Systems of Unemployment Compensation

November 16, 1932

Report Outline
Roosevelt's Advocacy of Compulsory Unemployment Compensation
Voluntary Unemployment Funds in the Depression
Compulsory Wage Reserves and the Wisconsin Law
Unemployment Compensation Proposals in Congress
Positions of Industry and Labor on Insurance

Roosevelt's Advocacy of Compulsory Unemployment Compensation

Unemployment Benefit Plans in State Legislatures

The first American statute providing for compulsory establishment of unemployment reserve funds by industry was enacted in Wisconsin in January, 1932. In mid-February an interstate commission representing the governors of New York, Ohio, Massachusetts, Pennsylvania, New Jersey, and Connecticut submitted a report favoring a plan of compulsory unemployment compensation similar to that adopted in Wisconsin. President-elect Roosevelt endorsed the report and commended its proposals to the New York legislature. A bill introduced to carry them into effect in that state, however, failed to receive action at the 1932 session. Roosevelt reaffirmed his support of compulsory unemployment compensation under state laws, as advocated by the Democratic national platform, in a radio speech from Albany on October 13 and in an address at Boston on October 31, 1932.

Unemployment compensation or insurance plans received comparatively little consideration in the United States until brought forcibly to public attention by the consequences of the present depression. The question was made the subject of a Senate investigation in 1931, when measures designed to encourage state action were offered in Congress by Senator Wagner (D., N. Y.). Unemployment insurance proposals were presented that year in 17 state legislatures. Although none of them was then accepted, legislative commissions of inquiry were set up in California, Massachusetts, New York, Ohio, Oregon, and Wisconsin. The continuance of widespread unemployment is expected to act as a spur to more active consideration of plans for unemployment reserves and benefits at many of the 1933 state legislative sessions. The American Federation of Labor, heretofore opposed to compulsory unemployment compensation, reversed its position in July, 1932, the executive council then instructing President Green to draw up a compensation bill for submission to state legislatures.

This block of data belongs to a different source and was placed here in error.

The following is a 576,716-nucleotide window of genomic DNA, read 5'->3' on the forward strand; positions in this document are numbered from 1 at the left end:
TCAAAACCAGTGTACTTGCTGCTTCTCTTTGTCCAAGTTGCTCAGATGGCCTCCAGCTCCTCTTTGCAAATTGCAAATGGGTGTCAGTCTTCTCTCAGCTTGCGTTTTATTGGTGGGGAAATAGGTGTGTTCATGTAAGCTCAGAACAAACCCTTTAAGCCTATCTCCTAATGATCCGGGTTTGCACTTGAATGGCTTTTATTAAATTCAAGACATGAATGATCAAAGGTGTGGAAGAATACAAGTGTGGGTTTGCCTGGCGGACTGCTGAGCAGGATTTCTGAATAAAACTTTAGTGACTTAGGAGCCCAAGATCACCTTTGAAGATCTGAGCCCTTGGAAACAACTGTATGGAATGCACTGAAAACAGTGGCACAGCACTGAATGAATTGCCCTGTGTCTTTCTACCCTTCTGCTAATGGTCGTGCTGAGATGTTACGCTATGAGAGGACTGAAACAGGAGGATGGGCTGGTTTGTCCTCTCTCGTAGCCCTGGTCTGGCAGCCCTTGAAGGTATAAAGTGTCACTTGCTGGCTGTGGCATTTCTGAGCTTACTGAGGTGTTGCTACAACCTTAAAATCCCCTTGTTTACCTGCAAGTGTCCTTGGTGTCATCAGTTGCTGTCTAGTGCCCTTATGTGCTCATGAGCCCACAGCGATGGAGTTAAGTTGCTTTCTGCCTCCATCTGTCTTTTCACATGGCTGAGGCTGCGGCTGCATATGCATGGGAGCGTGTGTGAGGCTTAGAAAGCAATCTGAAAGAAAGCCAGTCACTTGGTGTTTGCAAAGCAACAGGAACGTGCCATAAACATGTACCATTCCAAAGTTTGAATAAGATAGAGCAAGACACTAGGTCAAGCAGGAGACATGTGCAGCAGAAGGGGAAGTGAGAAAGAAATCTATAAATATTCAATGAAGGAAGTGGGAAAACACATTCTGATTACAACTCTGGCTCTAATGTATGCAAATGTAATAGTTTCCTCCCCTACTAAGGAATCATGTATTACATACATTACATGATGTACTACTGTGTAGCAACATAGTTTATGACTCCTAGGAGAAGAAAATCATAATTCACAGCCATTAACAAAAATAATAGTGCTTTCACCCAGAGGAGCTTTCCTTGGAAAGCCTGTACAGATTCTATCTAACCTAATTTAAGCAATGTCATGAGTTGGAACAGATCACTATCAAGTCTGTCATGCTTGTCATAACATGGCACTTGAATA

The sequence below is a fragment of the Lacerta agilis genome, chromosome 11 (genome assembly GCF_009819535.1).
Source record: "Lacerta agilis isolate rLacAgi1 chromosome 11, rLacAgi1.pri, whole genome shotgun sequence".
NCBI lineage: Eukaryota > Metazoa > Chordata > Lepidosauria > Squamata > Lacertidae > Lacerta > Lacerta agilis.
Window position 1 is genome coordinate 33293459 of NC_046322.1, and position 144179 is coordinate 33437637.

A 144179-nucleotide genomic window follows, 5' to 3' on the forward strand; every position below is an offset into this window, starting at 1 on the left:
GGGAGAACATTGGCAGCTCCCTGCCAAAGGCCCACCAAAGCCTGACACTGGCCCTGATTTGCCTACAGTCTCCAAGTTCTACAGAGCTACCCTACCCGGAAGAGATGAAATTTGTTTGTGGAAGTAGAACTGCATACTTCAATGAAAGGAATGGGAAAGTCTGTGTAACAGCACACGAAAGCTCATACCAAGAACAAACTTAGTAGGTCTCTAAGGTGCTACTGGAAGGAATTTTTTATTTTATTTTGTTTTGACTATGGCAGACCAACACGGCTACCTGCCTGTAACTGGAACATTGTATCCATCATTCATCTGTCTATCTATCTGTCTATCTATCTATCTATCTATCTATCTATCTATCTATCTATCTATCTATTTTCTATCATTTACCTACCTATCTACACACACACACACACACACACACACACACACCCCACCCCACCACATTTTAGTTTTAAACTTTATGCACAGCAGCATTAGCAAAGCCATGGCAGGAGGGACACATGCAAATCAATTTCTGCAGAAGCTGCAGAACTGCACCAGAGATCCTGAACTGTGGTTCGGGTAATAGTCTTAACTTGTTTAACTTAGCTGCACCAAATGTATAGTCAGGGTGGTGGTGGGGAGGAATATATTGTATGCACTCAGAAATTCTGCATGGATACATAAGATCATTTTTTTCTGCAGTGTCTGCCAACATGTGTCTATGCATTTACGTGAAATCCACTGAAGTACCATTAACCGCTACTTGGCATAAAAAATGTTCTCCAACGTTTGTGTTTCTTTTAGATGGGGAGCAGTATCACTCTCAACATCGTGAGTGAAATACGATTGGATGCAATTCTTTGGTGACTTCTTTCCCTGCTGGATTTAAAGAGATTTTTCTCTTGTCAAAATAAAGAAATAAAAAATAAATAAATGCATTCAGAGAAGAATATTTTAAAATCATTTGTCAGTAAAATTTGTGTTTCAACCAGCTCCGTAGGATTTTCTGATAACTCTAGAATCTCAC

Voluntary vs. Compulsory Unemployment Benefit Plans

In an address at Indianapolis June 15, 1931, President Hoover supported the principle of unemployment insurance but only as initiated “through private enterprise or through cooperation of industry and labor itself.” With regard to compulsory insurance, he averred that “the moment the government enters into this field it invariably degenerates into the dole.” During the last two years a number of new plans for the provision of unemployment benefits have been inaugurated by individual companies or groups of companies, but the total number of workers thus protected is still relatively very small. Systems of voluntary unemployment compensation have not shown sufficient progress to convince most students of the question that they can be relied upon as a substitute for mandatory legislative action. It is to be noted that there has been little sentiment in this country favoring direct financial contributions to unemployment compensation funds by the federal or state governments. With such funds supported by industry, with or without contributions from the workers, and with the state acting merely as custodian of the monies deposited, it is felt that the danger of political pressure for any form of compensation resembling a dole would be reduced to a minimum.

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